Composite Materials for Marine Applications: Key Challenges for the Future

  • R. A. Shenoi
  • J. M. Dulieu-Barton
  • S. Quinn
  • J. I. R. Blake
  • S. W. Boyd
Conference paper


This chapter presents the key challenges for the future use of composite materials for marine applications. Five technical challenges have been identified: load transfer mechanisms, safety, life cycle assessment, concurrent engineering and structural health monitoring. These are discussed in the following sections of the chapter. The mechanical behaviour of layered orthotropic structures is considered for both adhesively bonded and hybrid joints, and the strength, fatigue, failure prediction, ageing and optimisation of the connections are described. The safety section discusses the challenge of managing variability and uncertainty when constructing bespoke marine craft, where extensive testing and prototyping are not possible, considering fabrication, strength and through-life behaviour. In the life cycle assessment section, environmental impact is considered using an embodied energy approach. Concurrent engineering approaches that incorporate both the design and production functions in a non-sequential manner are particularly important in the marine industry. A future requirement in this field will be the ability to incorporate design history in optimised design solutions. The structural health monitoring section focuses on state-of-the-art inspection techniques such as vibration-based damage identification approaches and other data-rich experimental mechanics techniques for use in repair intervention strategies. The chapter concludes with comments on the future use of polymeric composite materials for structural marine applications.


Life Cycle Assessment Fibre Reinforce Polymer Structural Health Monitoring Butt Joint Concurrent Engineering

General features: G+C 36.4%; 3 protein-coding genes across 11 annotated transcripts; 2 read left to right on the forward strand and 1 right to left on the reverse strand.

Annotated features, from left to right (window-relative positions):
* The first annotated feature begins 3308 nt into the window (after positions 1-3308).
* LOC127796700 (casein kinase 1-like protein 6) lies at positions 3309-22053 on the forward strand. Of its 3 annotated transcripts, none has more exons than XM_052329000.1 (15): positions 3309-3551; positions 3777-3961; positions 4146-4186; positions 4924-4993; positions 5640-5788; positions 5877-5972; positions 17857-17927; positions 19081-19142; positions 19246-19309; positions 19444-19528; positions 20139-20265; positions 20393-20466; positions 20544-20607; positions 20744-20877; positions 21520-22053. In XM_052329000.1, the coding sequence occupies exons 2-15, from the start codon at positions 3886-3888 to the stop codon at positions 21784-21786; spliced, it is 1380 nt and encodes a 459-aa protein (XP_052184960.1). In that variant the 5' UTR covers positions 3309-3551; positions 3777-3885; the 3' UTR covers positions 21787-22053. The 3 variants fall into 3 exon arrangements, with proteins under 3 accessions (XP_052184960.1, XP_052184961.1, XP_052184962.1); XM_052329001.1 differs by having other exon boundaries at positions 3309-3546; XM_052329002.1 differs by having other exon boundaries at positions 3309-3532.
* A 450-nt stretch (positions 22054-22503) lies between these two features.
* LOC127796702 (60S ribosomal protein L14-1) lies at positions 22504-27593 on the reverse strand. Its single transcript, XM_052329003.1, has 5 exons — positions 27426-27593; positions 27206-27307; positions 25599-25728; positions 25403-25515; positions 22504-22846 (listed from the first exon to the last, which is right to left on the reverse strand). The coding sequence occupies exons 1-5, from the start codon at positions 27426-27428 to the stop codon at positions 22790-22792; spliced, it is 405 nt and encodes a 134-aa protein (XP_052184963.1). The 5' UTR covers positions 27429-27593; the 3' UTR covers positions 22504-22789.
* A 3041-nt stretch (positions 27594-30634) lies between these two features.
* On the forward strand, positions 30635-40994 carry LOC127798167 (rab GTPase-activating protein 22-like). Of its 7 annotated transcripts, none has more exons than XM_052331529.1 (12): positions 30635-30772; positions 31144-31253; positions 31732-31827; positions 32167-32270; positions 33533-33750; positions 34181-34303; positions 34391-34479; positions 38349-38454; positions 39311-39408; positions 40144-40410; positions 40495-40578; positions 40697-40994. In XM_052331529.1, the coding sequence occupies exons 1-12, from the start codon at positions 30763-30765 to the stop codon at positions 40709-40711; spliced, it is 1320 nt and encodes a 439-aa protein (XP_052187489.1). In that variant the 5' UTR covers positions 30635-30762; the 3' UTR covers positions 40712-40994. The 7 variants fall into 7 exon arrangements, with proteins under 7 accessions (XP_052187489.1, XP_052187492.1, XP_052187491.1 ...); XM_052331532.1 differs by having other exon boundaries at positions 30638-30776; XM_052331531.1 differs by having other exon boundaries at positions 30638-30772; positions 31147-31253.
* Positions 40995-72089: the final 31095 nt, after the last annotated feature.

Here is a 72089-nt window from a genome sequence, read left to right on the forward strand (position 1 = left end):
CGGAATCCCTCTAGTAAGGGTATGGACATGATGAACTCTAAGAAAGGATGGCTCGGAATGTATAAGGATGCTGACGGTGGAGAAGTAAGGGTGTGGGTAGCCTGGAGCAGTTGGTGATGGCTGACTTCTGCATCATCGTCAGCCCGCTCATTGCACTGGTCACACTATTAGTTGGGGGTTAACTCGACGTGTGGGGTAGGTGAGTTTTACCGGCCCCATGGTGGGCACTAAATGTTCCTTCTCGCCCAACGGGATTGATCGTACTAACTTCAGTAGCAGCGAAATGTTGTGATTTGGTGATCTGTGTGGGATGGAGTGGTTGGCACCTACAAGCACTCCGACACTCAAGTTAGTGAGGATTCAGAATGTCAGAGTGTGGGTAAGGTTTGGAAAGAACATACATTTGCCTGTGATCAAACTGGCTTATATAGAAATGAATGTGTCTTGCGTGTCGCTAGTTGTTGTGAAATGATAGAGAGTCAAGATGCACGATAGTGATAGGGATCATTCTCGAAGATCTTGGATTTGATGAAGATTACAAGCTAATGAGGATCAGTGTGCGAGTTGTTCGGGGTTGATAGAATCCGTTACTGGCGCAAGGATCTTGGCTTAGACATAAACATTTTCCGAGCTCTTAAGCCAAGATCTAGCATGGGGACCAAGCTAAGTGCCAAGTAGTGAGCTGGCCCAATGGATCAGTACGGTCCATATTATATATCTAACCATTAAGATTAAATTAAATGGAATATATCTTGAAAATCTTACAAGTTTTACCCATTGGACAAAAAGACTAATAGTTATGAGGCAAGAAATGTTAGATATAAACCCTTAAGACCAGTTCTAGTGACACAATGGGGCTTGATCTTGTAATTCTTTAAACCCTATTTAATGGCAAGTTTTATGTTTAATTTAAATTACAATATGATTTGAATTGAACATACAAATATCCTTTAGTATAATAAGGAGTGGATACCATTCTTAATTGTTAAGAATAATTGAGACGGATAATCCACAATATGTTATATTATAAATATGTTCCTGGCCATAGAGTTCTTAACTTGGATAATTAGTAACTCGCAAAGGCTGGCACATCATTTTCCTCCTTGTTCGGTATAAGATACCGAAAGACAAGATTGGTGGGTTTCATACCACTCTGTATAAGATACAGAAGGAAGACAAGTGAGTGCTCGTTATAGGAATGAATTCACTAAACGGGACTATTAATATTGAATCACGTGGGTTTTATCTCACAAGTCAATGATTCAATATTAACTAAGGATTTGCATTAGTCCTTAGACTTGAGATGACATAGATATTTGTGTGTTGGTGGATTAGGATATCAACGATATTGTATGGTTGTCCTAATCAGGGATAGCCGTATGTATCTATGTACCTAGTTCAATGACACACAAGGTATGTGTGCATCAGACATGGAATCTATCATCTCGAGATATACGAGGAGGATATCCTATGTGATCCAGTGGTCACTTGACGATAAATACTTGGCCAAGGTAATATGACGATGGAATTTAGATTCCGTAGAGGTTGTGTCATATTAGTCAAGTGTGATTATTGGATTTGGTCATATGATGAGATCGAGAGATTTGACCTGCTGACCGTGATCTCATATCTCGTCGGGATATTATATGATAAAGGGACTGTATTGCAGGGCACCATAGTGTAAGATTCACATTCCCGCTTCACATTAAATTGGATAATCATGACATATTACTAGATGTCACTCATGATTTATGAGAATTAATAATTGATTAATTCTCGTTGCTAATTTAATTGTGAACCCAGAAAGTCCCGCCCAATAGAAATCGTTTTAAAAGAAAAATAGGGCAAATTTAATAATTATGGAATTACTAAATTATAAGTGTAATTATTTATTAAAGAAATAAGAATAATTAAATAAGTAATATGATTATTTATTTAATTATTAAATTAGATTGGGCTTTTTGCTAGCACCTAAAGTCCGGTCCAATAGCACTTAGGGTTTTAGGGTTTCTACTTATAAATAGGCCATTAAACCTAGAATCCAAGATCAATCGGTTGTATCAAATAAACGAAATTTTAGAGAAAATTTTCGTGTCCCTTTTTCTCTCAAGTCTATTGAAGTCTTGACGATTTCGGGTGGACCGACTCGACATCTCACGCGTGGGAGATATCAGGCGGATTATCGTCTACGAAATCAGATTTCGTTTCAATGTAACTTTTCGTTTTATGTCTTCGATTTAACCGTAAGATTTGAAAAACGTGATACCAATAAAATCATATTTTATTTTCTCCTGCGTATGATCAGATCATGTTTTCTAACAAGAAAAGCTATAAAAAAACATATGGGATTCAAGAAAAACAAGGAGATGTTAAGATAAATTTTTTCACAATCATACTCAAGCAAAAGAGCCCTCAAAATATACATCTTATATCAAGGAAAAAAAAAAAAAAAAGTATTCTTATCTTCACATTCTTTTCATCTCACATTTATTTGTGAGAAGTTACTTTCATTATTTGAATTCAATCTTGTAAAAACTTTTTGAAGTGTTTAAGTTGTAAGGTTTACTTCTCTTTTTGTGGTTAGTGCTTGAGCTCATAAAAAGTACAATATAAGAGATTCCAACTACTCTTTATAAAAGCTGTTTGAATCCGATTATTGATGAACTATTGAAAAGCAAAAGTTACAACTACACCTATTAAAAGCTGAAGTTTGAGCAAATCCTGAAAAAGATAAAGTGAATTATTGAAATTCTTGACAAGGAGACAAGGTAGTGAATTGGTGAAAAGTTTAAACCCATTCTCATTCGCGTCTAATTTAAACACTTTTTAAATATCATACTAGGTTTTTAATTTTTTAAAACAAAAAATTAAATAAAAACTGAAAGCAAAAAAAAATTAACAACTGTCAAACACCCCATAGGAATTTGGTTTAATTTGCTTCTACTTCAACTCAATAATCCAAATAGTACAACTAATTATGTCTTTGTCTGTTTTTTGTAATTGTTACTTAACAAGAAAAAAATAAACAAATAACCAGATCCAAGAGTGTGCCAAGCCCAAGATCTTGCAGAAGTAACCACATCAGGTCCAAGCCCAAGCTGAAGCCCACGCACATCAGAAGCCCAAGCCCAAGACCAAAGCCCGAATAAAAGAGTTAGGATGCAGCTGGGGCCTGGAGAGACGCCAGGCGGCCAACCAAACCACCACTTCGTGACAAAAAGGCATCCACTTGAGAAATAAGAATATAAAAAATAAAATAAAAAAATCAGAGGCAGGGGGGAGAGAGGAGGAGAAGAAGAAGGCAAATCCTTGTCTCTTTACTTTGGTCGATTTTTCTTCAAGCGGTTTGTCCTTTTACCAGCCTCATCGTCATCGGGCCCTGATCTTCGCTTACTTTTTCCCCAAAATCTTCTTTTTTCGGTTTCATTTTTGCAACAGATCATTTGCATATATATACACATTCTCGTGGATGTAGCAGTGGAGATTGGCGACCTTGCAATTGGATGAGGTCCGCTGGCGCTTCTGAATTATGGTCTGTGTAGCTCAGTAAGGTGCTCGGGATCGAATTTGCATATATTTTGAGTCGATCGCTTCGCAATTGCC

These keywords were added by machine and not by the authors. This process is experimental and the keywords may be updated as the learning algorithm improves.



The authors are grateful to the following individuals and organisations for their financial support for this research and/or their collaboration:

Aalborg University, particularly Professor Ole Thomsen

AWE, particularly Mr Paul Tatum

British Marine Federation, particularly Mr Nik Parker and Mr Adrian Waddams

Dstl, particularly Professor. Alan Groves

European project EUCLID RTP3.21

Fiberline AS


Flemmings industrial fabrics

Lloyds Register Education Trust, particularly Mr Vaughan Pomeroy and Mr Michael Franklin

MOD, particularly Professor Jagath Mawella, Mr Bill Gass and Dr. Chris Cole

National Composites Network


QinetiQ through the MAST program

RNLI, particularly Mr David Brook, Mr Steve Austen and Dr. Holly Phillips

Streamline Waterjet Cutting

Strongwell (USA)

UK Engineering and Physical Sciences Research Council

UK Technology Strategy Board

University of Sheffield, particularly Professor Keith Worden



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Copyright information

© Springer-Verlag London Limited 2011

Authors and Affiliations

  • R. A. Shenoi
    • 1
  • J. M. Dulieu-Barton
    • 1
  • S. Quinn
    • 1
  • J. I. R. Blake
    • 1
  • S. W. Boyd
    • 1
  1. 1.School of Engineering SciencesUniversity of SouthamptonSouthamptonUK

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